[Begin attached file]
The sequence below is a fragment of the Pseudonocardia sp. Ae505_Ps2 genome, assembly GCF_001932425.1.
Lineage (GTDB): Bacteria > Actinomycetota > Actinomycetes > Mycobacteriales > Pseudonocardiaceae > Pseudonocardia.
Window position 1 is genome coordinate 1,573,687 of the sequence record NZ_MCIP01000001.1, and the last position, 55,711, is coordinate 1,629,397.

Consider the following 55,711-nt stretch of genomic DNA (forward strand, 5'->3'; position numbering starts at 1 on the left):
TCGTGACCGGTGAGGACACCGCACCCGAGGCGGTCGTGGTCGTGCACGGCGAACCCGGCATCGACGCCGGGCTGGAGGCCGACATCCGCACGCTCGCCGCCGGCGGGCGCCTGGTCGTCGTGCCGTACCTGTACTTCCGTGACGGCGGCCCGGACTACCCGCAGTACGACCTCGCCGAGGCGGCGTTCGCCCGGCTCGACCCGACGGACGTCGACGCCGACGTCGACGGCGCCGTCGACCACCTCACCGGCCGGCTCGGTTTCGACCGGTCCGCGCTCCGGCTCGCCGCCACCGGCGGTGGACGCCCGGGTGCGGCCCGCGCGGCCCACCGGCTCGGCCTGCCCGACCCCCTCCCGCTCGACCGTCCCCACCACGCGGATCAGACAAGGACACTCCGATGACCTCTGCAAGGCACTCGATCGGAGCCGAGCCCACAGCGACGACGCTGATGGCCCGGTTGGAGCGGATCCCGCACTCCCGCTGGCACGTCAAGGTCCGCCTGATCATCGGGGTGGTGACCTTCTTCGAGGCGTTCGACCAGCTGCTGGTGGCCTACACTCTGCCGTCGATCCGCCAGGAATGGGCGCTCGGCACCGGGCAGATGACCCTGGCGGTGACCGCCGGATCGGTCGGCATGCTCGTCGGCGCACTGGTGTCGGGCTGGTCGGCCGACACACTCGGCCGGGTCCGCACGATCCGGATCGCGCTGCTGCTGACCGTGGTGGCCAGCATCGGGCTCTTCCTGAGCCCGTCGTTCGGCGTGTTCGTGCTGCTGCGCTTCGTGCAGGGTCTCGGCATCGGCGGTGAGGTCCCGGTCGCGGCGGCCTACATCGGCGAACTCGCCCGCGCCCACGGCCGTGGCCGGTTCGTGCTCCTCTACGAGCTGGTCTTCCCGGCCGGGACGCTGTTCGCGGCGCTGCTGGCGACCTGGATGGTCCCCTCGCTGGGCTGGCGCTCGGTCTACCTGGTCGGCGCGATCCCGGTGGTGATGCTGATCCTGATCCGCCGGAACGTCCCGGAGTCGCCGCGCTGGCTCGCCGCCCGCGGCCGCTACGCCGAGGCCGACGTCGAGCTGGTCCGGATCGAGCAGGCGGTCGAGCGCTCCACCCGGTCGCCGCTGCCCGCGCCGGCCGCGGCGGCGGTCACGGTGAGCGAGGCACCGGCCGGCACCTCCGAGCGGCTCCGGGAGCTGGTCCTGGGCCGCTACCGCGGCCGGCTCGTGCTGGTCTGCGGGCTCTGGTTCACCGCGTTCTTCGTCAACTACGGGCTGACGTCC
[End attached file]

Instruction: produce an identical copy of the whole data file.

The sequence below is a fragment of the Pseudonocardia sp. Ae505_Ps2 genome, assembly GCF_001932425.1.
Lineage (GTDB): Bacteria > Actinomycetota > Actinomycetes > Mycobacteriales > Pseudonocardiaceae > Pseudonocardia.
Window position 1 is genome coordinate 1,573,687 of the sequence record NZ_MCIP01000001.1, and the last position, 55,711, is coordinate 1,629,397.

Consider the following 55,711-nt stretch of genomic DNA (forward strand, 5'->3'; position numbering starts at 1 on the left):
TCGTGACCGGTGAGGACACCGCACCCGAGGCGGTCGTGGTCGTGCACGGCGAACCCGGCATCGACGCCGGGCTGGAGGCCGACATCCGCACGCTCGCCGCCGGCGGGCGCCTGGTCGTCGTGCCGTACCTGTACTTCCGTGACGGCGGCCCGGACTACCCGCAGTACGACCTCGCCGAGGCGGCGTTCGCCCGGCTCGACCCGACGGACGTCGACGCCGACGTCGACGGCGCCGTCGACCACCTCACCGGCCGGCTCGGTTTCGACCGGTCCGCGCTCCGGCTCGCCGCCACCGGCGGTGGACGCCCGGGTGCGGCCCGCGCGGCCCACCGGCTCGGCCTGCCCGACCCCCTCCCGCTCGACCGTCCCCACCACGCGGATCAGACAAGGACACTCCGATGACCTCTGCAAGGCACTCGATCGGAGCCGAGCCCACAGCGACGACGCTGATGGCCCGGTTGGAGCGGATCCCGCACTCCCGCTGGCACGTCAAGGTCCGCCTGATCATCGGGGTGGTGACCTTCTTCGAGGCGTTCGACCAGCTGCTGGTGGCCTACACTCTGCCGTCGATCCGCCAGGAATGGGCGCTCGGCACCGGGCAGATGACCCTGGCGGTGACCGCCGGATCGGTCGGCATGCTCGTCGGCGCACTGGTGTCGGGCTGGTCGGCCGACACACTCGGCCGGGTCCGCACGATCCGGATCGCGCTGCTGCTGACCGTGGTGGCCAGCATCGGGCTCTTCCTGAGCCCGTCGTTCGGCGTGTTCGTGCTGCTGCGCTTCGTGCAGGGTCTCGGCATCGGCGGTGAGGTCCCGGTCGCGGCGGCCTACATCGGCGAACTCGCCCGCGCCCACGGCCGTGGCCGGTTCGTGCTCCTCTACGAGCTGGTCTTCCCGGCCGGGACGCTGTTCGCGGCGCTGCTGGCGACCTGGATGGTCCCCTCGCTGGGCTGGCGCTCGGTCTACCTGGTCGGCGCGATCCCGGTGGTGATGCTGATCCTGATCCGCCGGAACGTCCCGGAGTCGCCGCGCTGGCTCGCCGCCCGCGGCCGCTACGCCGAGGCCGACGTCGAGCTGGTCCGGATCGAGCAGGCGGTCGAGCGCTCCACCCGGTCGCCGCTGCCCGCGCCGGCCGCGGCGGCGGTCACGGTGAGCGAGGCACCGGCCGGCACCTCCGAGCGGCTCCGGGAGCTGGTCCTGGGCCGCTACCGCGGCCGGCTCGTGCTGGTCTGCGGGCTCTGGTTCACCGCGTTCTTCGTCAACTACGGGCTGACGTCC